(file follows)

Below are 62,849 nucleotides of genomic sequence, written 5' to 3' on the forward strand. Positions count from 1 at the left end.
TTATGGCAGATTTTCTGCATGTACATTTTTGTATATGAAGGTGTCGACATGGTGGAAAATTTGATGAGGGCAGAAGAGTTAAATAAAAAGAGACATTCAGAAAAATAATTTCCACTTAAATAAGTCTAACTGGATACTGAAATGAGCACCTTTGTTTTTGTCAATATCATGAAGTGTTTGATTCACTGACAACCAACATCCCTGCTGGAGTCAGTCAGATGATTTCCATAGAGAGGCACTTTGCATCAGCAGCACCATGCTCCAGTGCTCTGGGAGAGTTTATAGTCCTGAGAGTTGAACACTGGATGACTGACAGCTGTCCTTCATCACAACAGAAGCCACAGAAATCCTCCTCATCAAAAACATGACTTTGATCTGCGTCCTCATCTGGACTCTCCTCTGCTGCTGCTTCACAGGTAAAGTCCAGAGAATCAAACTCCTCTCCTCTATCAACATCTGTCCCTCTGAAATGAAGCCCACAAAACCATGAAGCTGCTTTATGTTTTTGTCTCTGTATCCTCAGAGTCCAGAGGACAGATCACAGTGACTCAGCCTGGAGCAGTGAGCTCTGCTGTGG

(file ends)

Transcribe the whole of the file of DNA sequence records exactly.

Below are 62,849 nucleotides of genomic sequence, written 5' to 3' on the forward strand. Positions count from 1 at the left end.
TTATGGCAGATTTTCTGCATGTACATTTTTGTATATGAAGGTGTCGACATGGTGGAAAATTTGATGAGGGCAGAAGAGTTAAATAAAAAGAGACATTCAGAAAAATAATTTCCACTTAAATAAGTCTAACTGGATACTGAAATGAGCACCTTTGTTTTTGTCAATATCATGAAGTGTTTGATTCACTGACAACCAACATCCCTGCTGGAGTCAGTCAGATGATTTCCATAGAGAGGCACTTTGCATCAGCAGCACCATGCTCCAGTGCTCTGGGAGAGTTTATAGTCCTGAGAGTTGAACACTGGATGACTGACAGCTGTCCTTCATCACAACAGAAGCCACAGAAATCCTCCTCATCAAAAACATGACTTTGATCTGCGTCCTCATCTGGACTCTCCTCTGCTGCTGCTTCACAGGTAAAGTCCAGAGAATCAAACTCCTCTCCTCTATCAACATCTGTCCCTCTGAAATGAAGCCCACAAAACCATGAAGCTGCTTTATGTTTTTGTCTCTGTATCCTCAGAGTCCAGAGGACAGATCACAGTGACTCAGCCTGGAGCAGTGAGCTCTGCTGTGG